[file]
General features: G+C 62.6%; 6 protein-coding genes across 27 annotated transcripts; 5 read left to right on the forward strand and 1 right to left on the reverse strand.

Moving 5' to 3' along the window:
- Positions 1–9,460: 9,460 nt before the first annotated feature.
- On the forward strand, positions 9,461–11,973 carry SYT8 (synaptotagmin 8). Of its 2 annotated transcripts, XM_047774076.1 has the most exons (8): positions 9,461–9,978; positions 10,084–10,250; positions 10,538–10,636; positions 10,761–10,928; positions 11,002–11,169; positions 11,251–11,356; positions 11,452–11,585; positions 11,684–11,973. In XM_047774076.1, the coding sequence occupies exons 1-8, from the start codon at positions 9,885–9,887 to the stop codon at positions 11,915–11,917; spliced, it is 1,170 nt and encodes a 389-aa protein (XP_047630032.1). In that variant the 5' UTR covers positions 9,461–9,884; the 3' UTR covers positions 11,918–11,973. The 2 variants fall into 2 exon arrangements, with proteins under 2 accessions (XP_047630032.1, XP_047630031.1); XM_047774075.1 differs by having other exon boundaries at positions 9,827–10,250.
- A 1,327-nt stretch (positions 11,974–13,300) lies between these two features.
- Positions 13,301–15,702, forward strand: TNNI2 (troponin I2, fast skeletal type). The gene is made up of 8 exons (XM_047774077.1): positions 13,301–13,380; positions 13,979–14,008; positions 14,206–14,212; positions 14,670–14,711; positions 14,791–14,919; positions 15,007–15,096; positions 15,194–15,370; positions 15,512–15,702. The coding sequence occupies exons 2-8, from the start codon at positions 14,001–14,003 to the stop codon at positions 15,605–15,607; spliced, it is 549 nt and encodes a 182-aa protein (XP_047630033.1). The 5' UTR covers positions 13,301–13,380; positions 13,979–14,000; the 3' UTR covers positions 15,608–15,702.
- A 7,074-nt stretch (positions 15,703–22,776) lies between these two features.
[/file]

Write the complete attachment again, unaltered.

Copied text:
General features: G+C 62.6%; 6 protein-coding genes across 27 annotated transcripts; 5 read left to right on the forward strand and 1 right to left on the reverse strand.

Moving 5' to 3' along the window:
- Positions 1–9,460: 9,460 nt before the first annotated feature.
- On the forward strand, positions 9,461–11,973 carry SYT8 (synaptotagmin 8). Of its 2 annotated transcripts, XM_047774076.1 has the most exons (8): positions 9,461–9,978; positions 10,084–10,250; positions 10,538–10,636; positions 10,761–10,928; positions 11,002–11,169; positions 11,251–11,356; positions 11,452–11,585; positions 11,684–11,973. In XM_047774076.1, the coding sequence occupies exons 1-8, from the start codon at positions 9,885–9,887 to the stop codon at positions 11,915–11,917; spliced, it is 1,170 nt and encodes a 389-aa protein (XP_047630032.1). In that variant the 5' UTR covers positions 9,461–9,884; the 3' UTR covers positions 11,918–11,973. The 2 variants fall into 2 exon arrangements, with proteins under 2 accessions (XP_047630032.1, XP_047630031.1); XM_047774075.1 differs by having other exon boundaries at positions 9,827–10,250.
- A 1,327-nt stretch (positions 11,974–13,300) lies between these two features.
- Positions 13,301–15,702, forward strand: TNNI2 (troponin I2, fast skeletal type). The gene is made up of 8 exons (XM_047774077.1): positions 13,301–13,380; positions 13,979–14,008; positions 14,206–14,212; positions 14,670–14,711; positions 14,791–14,919; positions 15,007–15,096; positions 15,194–15,370; positions 15,512–15,702. The coding sequence occupies exons 2-8, from the start codon at positions 14,001–14,003 to the stop codon at positions 15,605–15,607; spliced, it is 549 nt and encodes a 182-aa protein (XP_047630033.1). The 5' UTR covers positions 13,301–13,380; positions 13,979–14,000; the 3' UTR covers positions 15,608–15,702.
- A 7,074-nt stretch (positions 15,703–22,776) lies between these two features.